Category: Family Names
By Linda Rosenkrantz
On previous Presidents’ Days, we’ve looked at the first and last names of the Chief Executives, their wives and their children’s appellations. So what’s left?
Their middle names! And in this era of middle-name mania, we think they merit our attention.
Many of the early people in this position did not have middle names, having come to the office before the practice became so prevalent. A significant number bore their mothers’ maiden names; a few others switched the first and middle and so became know by the name listed below. One—Gerald Ford—changed his name completely.
So, if you don’t like any of the Presidents’ first or second name, here’s an alternative option.
In honor of President’s Day, I did some research on the popularity of U.S. Presidents’ names. Not their first names (sorry… no Chester, Grover or Barack in this article), but their last names. Here is a list of the ones currently ranked, whether or not the name is up or down from 2011, when it peaked, and information to show the possible correlation between peak of name and presidential term. Ranks are listed for boys unless otherwise stated. Keep in mind that SSA rankings began in 1880.
We can see him, a bit like Gilbert on Leave it to Beaver, a child version of Lawrence O’Donnell on MSNBC. White blonde, serious, outdoorsy. A rock hound and butterfly lover. A reader. A bit stolid, a little shuffly. My dream child, but then why not? Why envision anything less?
Owen was actually conceived though when I was younger than ten, when I began to read and reread (and reread ) the Anne of Green Gables books. Owen the wonderful writer who comes to marry Leslie, the tragic heroine. The name was shining and I fell in love.
In fact, it was so shining that I locked it away for my child-bearing time and for the next couple of decades contemplated only female names, of which I accumulated hundreds. I had named my male and it was time to name my daughters.At 27, when I had figured I would already have a child but didn’t, I did finally overcome family anxieties and learned to drive.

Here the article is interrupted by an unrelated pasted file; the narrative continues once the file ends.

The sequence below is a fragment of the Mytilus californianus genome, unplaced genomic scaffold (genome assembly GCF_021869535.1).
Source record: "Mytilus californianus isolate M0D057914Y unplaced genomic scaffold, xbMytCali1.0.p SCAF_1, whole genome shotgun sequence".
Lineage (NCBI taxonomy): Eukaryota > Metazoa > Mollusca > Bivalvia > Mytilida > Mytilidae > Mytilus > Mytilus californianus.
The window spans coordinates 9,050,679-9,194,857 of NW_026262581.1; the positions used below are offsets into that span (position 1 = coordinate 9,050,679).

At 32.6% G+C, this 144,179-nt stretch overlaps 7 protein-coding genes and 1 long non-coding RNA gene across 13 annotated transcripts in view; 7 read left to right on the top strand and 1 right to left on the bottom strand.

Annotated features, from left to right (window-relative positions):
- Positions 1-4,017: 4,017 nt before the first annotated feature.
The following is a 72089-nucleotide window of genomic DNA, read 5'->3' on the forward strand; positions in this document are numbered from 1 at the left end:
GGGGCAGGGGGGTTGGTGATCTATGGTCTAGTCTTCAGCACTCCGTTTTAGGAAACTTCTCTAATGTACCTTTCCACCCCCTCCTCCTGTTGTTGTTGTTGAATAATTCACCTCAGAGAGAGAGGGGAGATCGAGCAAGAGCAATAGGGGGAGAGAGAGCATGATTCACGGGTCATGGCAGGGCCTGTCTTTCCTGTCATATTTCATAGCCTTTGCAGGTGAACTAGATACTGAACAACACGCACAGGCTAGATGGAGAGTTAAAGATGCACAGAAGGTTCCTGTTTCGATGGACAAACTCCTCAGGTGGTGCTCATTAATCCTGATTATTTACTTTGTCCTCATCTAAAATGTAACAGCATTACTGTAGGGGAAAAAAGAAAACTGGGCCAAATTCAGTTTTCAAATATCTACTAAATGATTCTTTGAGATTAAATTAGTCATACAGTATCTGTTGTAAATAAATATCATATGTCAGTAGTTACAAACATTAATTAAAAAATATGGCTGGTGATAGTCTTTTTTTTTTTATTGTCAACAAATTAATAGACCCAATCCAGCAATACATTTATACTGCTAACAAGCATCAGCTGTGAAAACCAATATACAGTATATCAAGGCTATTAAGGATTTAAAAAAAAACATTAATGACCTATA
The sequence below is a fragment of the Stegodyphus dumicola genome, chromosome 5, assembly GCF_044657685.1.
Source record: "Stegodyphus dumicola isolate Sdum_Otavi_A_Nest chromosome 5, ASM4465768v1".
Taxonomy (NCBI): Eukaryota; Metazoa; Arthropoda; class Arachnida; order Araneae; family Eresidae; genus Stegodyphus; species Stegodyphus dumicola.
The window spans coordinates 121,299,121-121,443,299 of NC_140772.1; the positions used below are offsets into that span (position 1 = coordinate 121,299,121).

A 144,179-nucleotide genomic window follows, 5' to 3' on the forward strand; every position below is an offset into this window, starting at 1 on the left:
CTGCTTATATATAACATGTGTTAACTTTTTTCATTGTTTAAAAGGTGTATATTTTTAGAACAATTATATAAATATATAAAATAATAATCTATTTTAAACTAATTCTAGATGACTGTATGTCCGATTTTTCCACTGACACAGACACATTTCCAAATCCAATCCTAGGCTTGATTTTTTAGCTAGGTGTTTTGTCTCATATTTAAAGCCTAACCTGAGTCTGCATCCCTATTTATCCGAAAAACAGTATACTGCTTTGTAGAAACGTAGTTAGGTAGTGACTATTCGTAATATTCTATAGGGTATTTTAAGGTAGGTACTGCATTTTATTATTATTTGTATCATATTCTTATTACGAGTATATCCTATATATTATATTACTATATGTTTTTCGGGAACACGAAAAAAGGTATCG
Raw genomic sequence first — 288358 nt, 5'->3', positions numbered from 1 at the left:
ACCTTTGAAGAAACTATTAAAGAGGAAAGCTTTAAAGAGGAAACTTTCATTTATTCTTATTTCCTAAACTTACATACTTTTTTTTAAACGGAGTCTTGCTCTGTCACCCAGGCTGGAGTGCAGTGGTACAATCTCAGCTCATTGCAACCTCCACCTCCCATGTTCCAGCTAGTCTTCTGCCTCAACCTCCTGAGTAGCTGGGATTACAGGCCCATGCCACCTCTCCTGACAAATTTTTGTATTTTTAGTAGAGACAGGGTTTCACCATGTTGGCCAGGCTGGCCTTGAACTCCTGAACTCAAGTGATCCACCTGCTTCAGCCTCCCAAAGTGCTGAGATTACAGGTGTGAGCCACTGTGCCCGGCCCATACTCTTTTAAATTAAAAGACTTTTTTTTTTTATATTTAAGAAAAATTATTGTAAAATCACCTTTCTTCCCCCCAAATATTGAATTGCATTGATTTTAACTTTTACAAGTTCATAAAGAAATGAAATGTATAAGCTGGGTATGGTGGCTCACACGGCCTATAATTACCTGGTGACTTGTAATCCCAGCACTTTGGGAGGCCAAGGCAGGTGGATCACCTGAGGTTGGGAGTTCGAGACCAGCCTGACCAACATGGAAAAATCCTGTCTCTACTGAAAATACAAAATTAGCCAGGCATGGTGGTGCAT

I named my first vehicle (a white Toyota truck I adored) Owen, fully expecting to be driving my same-named baby around in my truck before long. Years later, I found the list of people I had called as soon as I got my truck; it read like who I would have called if I had had a child. The name not only meant writer to me, it meant freedom.
My husband and I have six kids. If naming babies were an Olympic sport, I’m pretty sure I’d medal. Not necessarily in quality or creativity but in experience.
When we had our first daughter in 2001, choosing her name literally took 5 minutes. My husband suggested Juliet. I loved it immediately but suggested the longer French version, Juliette, because I thought it made a better balance with our short, somewhat masculine-feeling last name. He agreed.
Her middle name was chosen before I was ever even knocked up. In 1998, I was visiting Ireland when a bomb blast in the Northern Ireland city of Omagh claimed the lives of 29 people. One of those souls was that of a little girl named Maura. I made a silent and personal vow to use that name if I were ever to have a baby girl. Also, Maura is the Irish form of Mary and we are Catholic, so it was especially precious to me. We never looked back or second guessed our choice of Juliette Maura.
Middle names are, in many ways, the place where you can get most adventurous with your choices.
Or are they?
What, in your opinion, is the best kind of middle name to choose?
A creative name that you might love but that you wouldn’t dare put in first place?
A name with important symbolism — the city where your child was conceived, the name of a personal hero?
Or maybe you see the middle name as the ideal place to represent family: to use the baby’s father’s first name, for instance, or pass down grandma’s maiden name or honor a family member who is recently deceased.
Or the middle name to you might be an opportunity to create flow and melody in a name, and so you look for a middle name with the perfect combination of syllables and sounds.